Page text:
I was an HIV doctor in the '80s. Here's what "It's a Sin" meant to me.
The drama series “It’s a Sin” has caused many of us to reflect deeply on what has happened since AIDS was first recognised almost 40 years ago. By telling the stories of this particular group of people the powerful and beautifully crafted series explores universal questions about love, loss, human connection, and the ways in our society responds at times of crisis. Themes that resonate powerfully in today’s world too. While taking us back to some of the darkest of times, we’re also reminded just how far we’ve come and there still remains much to be done.
HIV treatment advances
I have worked as a specialist HIV clinician for 30 years and over this time I’ve witnessed a breath-taking transformation in the treatment of HIV and approaches to prevention. As a newly qualified doctor in London back in the 1980s working in the AIDS ward at St Mary’s Hospital, and then as a Consultant at St Bartholomew’s Hospital in the 1990s, we were desperately trying to treat the severe infections occurring in people with HIV and which frequently led to their deaths.
Nowadays, thanks to the development of successful treatments, someone living with HIV who is using effective medication can live a long, healthy, and happy life and cannot pass HIV on to other people. We now have the knowledge and tools to completely prevent new cases of HIV. These are things we only dreamed of then.
As “It's a Sin” shows, the medical conditions of HIV and AIDS were accompanied by a social context of fear, shame, and prejudice; a deep and lasting stigma that still perseveres today. Although there’s evidence that attitudes towards HIV have thankfully changed since the ‘80s and ‘90s, there’s strong evidence the public’s knowledge has not kept up with the realities of HIV prevention and treatment. People don’t know enough, and this contributes to stigma and discrimination. And the brutal fact is, stigma kills.
There’s shocking evidence from around the world that HIV-related stigma has profound effects on people’s health, wellbeing, and on their ability to protect themselves and those they love. Stigma impacts on the care people get if they have HIV. In the UK we know that 1 in 8 people living with HIV have told no one about their status; 14% report experiencing discrimination in healthcare services; and 1 in 3 worry about being treated differently. We know people experiencing high levels of stigma find it harder to take their HIV medicines regularly. Stigma impacts on their mental health, the support they can get from loved ones, and from their community.
It’s important to remember that even with all the medical progress made, people are still acquiring HIV and some people are still dying of AIDS-related illness in the UK. There are deep health inequalities in our society which have a major impact on HIV-related health outcomes. HIV disproportionately affects communities already disadvantaged or marginalised. For many, if services are hard to reach then timely diagnosis and adherence to lifelong treatment can be very hard to achieve. The arrival of COVID-19 has unmasked pre-existing health inequalities and has magnified them. Many people and communities affected by HIV have been deeply affected by COVID-19. National AIDS Trust has pioneered a COVID-19 Network so HIV groups across the country can coordinate efforts in peer support, food delivery and campaigning. Early on, some members of the network told us that 2020 felt a lot like the early days of the AIDS pandemic, especially in terms of shame and stigma around certain behaviours. I understood exactly how they felt.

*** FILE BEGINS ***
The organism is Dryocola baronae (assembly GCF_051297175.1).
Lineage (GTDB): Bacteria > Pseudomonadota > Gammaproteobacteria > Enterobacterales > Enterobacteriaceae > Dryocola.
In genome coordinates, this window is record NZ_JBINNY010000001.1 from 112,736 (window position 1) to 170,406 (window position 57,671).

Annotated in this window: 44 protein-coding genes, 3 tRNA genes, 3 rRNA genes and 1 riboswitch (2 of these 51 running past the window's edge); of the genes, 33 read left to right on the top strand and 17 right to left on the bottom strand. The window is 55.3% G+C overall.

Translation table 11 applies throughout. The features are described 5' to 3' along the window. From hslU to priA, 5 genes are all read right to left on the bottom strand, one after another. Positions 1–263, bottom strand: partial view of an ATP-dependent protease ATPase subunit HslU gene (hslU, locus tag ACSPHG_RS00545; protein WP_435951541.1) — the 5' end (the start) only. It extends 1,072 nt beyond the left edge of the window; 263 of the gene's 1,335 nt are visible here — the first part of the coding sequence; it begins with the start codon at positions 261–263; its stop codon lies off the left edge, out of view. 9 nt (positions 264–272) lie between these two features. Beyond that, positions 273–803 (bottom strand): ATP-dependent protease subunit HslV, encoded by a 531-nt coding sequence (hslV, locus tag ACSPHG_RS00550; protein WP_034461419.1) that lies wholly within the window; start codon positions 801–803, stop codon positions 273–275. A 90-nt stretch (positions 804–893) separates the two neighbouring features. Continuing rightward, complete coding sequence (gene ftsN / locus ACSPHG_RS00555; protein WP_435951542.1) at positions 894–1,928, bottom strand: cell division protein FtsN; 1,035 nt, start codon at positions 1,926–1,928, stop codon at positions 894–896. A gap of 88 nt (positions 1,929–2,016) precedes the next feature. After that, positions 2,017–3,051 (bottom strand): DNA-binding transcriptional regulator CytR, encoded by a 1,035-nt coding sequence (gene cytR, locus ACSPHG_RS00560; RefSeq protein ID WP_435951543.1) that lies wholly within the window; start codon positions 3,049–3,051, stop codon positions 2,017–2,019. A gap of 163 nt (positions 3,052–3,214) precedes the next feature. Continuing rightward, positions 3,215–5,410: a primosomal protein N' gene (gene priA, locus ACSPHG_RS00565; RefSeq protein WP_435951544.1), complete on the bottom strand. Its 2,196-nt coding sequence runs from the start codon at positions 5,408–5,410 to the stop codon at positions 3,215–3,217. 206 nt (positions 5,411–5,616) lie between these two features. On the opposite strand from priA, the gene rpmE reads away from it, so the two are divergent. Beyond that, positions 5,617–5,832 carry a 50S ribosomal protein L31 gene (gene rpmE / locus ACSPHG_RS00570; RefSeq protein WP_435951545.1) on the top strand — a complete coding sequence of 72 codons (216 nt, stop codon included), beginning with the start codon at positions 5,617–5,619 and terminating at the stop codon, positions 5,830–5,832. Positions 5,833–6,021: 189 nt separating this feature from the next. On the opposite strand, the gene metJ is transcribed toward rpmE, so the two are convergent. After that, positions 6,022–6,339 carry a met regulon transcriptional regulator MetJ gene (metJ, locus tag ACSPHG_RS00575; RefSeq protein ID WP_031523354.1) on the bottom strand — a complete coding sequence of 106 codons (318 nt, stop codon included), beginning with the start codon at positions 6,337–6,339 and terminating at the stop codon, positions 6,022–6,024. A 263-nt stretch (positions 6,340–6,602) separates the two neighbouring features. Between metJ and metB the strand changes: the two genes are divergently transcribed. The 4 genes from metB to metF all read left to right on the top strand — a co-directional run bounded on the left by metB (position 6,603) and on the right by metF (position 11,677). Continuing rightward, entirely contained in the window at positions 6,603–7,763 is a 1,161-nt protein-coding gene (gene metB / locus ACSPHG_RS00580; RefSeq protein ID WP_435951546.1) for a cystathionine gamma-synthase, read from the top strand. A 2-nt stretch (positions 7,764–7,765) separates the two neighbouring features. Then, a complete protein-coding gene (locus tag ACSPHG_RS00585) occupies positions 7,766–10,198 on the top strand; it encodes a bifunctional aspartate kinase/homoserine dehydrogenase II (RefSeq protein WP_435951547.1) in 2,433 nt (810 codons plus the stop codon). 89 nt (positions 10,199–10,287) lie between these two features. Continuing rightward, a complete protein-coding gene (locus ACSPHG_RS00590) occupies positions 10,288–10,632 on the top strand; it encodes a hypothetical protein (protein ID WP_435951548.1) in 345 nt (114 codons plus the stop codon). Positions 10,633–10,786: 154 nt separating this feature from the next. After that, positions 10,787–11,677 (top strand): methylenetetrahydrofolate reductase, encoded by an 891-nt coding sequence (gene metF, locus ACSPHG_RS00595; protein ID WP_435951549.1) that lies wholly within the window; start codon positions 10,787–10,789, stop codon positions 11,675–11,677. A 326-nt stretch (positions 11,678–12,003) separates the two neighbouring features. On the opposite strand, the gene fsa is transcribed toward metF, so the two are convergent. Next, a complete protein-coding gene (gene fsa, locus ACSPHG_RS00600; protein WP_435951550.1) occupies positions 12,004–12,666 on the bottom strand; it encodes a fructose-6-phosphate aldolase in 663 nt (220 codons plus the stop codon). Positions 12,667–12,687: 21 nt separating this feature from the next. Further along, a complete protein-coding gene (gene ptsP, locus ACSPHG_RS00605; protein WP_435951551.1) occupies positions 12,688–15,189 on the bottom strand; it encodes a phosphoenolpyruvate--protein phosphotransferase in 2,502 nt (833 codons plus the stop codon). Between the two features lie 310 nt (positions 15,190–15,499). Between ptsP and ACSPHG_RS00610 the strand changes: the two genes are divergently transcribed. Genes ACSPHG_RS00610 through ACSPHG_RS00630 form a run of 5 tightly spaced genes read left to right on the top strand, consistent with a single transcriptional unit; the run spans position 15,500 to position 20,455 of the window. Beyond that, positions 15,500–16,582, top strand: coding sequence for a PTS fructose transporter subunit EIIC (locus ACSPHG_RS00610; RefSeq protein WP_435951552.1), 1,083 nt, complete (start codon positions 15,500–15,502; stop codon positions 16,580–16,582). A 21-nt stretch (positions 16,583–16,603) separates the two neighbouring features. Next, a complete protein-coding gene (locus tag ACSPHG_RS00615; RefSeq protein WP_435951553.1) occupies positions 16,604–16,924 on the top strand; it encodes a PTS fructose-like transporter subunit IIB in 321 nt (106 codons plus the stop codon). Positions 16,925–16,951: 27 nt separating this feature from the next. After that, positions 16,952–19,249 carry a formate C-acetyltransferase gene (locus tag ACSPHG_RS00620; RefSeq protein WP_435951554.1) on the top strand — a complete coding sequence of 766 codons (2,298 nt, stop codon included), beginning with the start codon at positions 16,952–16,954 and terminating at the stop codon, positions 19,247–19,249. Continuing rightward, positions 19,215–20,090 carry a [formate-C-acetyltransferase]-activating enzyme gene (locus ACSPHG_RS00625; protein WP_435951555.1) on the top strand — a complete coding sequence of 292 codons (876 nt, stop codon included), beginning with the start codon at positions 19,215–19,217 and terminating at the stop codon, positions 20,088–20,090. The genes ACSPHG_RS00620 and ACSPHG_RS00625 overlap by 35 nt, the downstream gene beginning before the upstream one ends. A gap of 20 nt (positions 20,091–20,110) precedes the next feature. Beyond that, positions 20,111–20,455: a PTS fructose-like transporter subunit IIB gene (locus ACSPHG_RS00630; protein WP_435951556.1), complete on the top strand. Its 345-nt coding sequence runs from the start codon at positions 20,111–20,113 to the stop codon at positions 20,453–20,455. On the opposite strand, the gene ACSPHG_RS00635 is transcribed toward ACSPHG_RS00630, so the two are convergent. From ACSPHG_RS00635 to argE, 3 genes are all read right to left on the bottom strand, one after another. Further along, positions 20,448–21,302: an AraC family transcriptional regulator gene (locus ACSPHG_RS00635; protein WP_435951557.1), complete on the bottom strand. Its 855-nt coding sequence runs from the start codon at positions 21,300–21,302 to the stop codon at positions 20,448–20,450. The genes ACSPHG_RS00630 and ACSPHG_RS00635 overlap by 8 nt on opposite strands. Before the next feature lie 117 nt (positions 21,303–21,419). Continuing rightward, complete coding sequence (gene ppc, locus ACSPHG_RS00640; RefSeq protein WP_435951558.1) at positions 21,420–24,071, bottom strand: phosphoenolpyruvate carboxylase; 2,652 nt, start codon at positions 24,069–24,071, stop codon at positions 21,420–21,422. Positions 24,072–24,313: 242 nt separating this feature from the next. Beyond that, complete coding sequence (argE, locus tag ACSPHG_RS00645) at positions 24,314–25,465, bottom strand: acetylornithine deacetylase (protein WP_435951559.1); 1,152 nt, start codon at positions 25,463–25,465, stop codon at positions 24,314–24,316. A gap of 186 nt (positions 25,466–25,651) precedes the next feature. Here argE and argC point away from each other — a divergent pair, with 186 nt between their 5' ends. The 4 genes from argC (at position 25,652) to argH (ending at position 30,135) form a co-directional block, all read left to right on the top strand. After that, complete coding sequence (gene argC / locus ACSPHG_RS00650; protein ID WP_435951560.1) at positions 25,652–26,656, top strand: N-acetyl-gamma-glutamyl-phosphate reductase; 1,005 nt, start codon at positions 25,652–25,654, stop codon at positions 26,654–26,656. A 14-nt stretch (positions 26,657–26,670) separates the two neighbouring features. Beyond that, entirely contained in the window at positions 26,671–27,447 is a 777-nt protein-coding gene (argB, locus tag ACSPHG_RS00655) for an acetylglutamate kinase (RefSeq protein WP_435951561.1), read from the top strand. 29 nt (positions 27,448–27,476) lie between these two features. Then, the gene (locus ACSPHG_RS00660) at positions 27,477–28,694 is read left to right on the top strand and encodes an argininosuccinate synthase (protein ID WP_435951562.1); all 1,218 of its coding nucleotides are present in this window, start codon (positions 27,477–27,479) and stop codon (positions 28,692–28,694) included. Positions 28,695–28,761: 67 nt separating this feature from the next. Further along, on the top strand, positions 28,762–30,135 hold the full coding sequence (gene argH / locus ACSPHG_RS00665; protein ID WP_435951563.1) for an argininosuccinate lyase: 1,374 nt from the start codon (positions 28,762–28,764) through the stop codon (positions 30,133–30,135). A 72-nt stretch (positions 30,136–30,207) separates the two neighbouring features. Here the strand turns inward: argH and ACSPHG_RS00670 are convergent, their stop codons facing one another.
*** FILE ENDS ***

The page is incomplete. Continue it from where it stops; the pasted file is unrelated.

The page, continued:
The power of storytelling is exemplified by "It’s a Sin”. There are so many untold stories about the reality of living with HIV in the UK. Currently, 18% of people newly diagnosed with HIV in the UK are among Black African people and more than a third are women. We need to hear their stories and amplify their voices and this series enables us to explore this further. National AIDS Trust’s currently in the middle of a pioneering project working with people born outside the UK about their experiences of living with HIV. A report of our findings will be published later this year.
For me, watching “It’s a Sin” has been a powerful and emotional experience. It’s a forceful reminder of the power of activism, and the continuing need for communities and professionals to engage in and take action to influence policy to achieve progress and change. The gains we’ve made are a direct result of our learning from the early years of the AIDS crisis and the many lives lost and damaged in this pandemic.
We must not let progress stall. We have a real opportunity to end new HIV infections in the UK by 2030 and to ensure people living with HIV live long and live well. We need political will for this to happen.
How you can help
National AIDS Trust is committed to making the difference we need to see. We’re determined to work to break down stigma and discrimination, ensuring HIV does not stand in the way of health, dignity, and equality. If you’d like to help us do this, you can join our HIV Activist Network or donate to our work here.
Let’s do this together so no-one has to face the sort of stigma, discrimination, fear and isolation experienced by Ritchie, Colin, Gregory, Jill, Roscoe, Ash and so many others.
Professor Jane Anderson CBE has been Chair of National AIDS Trust since 2016. Follow her on Twitter here: @ProfJAnderson